In an alternative embodiment of the invention shown in Figure 6, the light-emitting layer 10 is open at the rear and is addressed via direct drive or active matrix drive addressing schemes, or by electrostatic print head. An electrical change in the light-emitting layer I O either causes an optical response across the corresponding sub-pixel of the display or, by electrical connection, causes an optical response across the entire pixel. In this manner, a billboard is not only matrix addressed at a coarser resolution, but also addressed at higher resolutions by an alternative drive scheme. For example, with a suitably shaped additional electrode layer, the billboard displays a giant logo in detailed resolution and then alternates with a variable message display.
Alternatively, an electrostatic print head updates one part of the billboard with extremely high resolution, while the remainder of the display is animated or updated at coarser resolution on a frequent or rotating basis.
Another alternative embodiment includes a sub-pixel containing a photoconductive layer to that is optically open from the rear. Again, this photoconductive layer addresses only the sub-pixel immediately above it. If the photoconductive layer is connected by electrical or optical connection to the entire pixel, the entire pixel is addressed. In this manner, a billboard is addressed via matrix addressing, as well as by a laser projector that rasterizes across the rear or by a slide projector that projects onto the display.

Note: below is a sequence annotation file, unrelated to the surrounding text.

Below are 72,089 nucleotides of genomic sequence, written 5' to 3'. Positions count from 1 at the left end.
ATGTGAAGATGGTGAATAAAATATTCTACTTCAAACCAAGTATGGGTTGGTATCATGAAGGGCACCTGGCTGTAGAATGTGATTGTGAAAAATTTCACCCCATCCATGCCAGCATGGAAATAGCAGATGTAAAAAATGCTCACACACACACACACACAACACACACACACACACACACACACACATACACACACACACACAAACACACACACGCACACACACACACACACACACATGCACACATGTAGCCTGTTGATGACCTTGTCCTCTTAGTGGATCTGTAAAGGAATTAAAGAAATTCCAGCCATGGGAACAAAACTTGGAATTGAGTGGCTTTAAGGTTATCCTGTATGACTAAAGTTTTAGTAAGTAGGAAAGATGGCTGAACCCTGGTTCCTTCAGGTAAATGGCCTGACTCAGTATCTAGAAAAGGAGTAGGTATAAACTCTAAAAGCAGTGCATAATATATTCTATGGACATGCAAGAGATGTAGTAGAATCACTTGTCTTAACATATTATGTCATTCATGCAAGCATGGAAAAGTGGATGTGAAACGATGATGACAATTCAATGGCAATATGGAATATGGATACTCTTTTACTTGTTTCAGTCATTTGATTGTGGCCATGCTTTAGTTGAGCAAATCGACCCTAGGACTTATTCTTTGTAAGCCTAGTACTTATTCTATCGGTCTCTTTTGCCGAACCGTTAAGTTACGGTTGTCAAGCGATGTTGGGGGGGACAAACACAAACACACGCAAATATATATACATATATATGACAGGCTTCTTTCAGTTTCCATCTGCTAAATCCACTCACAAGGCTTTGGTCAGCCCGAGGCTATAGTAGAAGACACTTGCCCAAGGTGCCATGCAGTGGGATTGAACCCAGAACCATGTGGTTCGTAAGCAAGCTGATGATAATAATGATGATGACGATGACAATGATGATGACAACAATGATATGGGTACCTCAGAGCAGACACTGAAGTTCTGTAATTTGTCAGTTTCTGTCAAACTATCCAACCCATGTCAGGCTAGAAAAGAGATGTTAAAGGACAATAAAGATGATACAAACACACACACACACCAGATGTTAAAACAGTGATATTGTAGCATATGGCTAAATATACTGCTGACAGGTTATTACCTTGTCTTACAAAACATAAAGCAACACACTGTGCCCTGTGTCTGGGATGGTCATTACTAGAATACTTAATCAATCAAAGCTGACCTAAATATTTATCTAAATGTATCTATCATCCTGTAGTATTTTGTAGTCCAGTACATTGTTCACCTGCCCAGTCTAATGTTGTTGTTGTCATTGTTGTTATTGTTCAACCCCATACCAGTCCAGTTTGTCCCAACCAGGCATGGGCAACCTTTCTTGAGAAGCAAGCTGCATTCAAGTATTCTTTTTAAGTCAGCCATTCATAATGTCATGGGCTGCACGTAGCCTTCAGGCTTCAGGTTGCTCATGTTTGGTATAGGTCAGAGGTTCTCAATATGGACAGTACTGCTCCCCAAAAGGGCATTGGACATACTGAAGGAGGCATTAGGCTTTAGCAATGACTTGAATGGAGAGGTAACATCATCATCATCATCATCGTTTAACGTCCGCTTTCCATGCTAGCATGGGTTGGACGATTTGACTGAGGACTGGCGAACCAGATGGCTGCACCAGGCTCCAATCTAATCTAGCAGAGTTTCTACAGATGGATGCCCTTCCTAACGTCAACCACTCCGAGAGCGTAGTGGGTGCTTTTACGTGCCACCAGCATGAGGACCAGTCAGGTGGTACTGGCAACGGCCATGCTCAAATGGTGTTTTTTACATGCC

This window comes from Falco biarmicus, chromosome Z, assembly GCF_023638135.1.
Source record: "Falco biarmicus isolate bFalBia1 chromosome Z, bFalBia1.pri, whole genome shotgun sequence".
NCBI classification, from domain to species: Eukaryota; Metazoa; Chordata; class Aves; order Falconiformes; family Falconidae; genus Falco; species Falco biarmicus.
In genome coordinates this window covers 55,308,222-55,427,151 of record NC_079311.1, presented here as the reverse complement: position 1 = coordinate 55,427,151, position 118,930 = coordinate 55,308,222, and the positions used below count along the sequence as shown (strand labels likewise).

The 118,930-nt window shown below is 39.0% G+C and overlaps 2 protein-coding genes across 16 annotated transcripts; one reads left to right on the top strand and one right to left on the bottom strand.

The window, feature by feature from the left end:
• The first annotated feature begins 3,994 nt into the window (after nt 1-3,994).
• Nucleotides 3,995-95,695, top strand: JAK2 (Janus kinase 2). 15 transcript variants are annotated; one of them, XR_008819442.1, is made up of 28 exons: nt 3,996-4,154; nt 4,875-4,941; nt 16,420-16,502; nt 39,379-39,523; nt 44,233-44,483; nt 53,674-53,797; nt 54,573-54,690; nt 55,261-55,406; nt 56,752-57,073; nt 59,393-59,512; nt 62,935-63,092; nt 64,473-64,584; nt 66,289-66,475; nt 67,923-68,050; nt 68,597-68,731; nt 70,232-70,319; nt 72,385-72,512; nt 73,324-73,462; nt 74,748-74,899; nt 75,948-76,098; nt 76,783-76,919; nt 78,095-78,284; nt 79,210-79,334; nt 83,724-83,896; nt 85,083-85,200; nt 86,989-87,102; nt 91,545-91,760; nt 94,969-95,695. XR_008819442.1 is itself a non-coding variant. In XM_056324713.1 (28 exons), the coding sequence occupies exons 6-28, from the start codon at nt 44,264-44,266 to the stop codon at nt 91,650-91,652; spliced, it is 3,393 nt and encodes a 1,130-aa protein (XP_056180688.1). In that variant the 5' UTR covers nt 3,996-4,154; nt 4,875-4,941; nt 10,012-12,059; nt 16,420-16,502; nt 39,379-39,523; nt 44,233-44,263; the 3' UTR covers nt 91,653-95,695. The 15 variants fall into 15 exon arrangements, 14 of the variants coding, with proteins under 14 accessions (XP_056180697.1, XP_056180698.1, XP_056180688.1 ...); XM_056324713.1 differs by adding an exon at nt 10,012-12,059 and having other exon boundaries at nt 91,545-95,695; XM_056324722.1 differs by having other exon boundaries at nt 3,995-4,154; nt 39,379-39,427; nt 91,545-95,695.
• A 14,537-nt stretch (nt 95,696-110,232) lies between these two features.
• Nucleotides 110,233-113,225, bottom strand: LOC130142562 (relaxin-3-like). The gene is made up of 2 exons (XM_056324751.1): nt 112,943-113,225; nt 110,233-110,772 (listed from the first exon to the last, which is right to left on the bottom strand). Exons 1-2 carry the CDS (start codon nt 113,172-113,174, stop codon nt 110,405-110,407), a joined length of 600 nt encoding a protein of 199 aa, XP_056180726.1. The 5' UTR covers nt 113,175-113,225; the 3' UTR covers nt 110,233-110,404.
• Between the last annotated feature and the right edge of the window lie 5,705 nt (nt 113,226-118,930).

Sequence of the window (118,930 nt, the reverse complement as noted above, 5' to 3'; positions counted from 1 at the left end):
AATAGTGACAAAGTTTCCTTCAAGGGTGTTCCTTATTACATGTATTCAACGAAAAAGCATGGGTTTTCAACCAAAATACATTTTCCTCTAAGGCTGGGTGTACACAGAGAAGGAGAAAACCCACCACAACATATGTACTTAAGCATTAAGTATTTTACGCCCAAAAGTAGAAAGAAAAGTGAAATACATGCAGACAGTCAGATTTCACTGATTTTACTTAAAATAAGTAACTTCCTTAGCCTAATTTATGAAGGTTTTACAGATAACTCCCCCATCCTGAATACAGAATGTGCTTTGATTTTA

15 In another embodiment shown in Figure 7, the display 46 contains a hole or clear region through which light from the emissive portion of the display is visible. The display 46 contains a light-emitting layer 10, photoconductive layers 48 and 48', optical burner layers 50 and SO', electrophoretic layers 52 and 52', clear top electrodes 16 and 16', and sources of voltage 18 and 18'. In this manner, an outdoor display could be constructed which either emits light through the 20 opening between the electrophoretic layers 52 and 52' or operates in a reflective mode with light being emitted from the electrophoretic layers 52 and 52' as they are addressed. The optical burner layers SO and 50' prevent external light from striking the photoconductive layers 48 and 48' and thereby addressing the display 46. Alternatively, the display 46 uses the same addressing method for both types of emission.
25 In alternative embodiments of the display shown in Figure 7, a fenestrated layer is used to control the amount of ambient light striking the photoconductive materials.